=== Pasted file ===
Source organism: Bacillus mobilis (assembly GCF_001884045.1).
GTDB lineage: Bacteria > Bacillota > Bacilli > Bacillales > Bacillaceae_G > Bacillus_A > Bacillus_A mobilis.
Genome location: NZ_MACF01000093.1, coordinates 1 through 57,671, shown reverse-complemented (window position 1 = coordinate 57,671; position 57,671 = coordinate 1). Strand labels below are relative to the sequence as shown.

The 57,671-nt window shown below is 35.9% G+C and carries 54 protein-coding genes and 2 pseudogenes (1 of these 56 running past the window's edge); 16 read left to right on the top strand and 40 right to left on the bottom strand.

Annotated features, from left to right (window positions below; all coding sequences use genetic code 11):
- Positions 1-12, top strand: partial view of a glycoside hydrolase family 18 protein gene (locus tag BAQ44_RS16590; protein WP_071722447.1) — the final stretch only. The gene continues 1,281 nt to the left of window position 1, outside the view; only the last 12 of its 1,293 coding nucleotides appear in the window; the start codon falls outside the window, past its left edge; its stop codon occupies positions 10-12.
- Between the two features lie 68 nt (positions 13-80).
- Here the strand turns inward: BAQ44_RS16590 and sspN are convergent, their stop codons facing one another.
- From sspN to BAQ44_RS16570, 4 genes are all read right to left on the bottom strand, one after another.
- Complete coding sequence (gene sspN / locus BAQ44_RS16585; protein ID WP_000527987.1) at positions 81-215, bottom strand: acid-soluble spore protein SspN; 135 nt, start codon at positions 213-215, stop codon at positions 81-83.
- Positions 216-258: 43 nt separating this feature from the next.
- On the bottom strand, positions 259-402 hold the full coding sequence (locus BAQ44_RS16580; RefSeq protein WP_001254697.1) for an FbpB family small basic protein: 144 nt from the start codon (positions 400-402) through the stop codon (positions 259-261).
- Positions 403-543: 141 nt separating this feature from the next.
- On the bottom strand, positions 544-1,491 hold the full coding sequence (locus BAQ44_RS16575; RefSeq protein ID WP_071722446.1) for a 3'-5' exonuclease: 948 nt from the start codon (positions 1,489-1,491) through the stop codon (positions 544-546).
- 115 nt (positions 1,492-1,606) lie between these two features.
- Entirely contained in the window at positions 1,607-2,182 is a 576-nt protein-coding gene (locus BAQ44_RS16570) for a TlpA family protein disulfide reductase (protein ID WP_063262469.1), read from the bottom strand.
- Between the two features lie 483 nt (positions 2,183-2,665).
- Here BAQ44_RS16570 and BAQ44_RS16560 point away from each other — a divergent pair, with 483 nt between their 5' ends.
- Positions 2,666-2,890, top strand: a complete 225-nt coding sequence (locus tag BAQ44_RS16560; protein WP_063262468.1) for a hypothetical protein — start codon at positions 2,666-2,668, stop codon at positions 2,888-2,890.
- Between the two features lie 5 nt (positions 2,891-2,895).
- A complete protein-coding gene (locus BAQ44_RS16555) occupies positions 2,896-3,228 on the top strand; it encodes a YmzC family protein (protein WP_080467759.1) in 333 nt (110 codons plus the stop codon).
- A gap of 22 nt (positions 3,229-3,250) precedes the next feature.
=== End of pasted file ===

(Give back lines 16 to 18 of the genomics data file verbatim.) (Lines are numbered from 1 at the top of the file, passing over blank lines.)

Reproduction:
- Entirely contained in the window at positions 1,607-2,182 is a 576-nt protein-coding gene (locus BAQ44_RS16570) for a TlpA family protein disulfide reductase (protein ID WP_063262469.1), read from the bottom strand.
- Between the two features lie 483 nt (positions 2,183-2,665).
- Here BAQ44_RS16570 and BAQ44_RS16560 point away from each other — a divergent pair, with 483 nt between their 5' ends.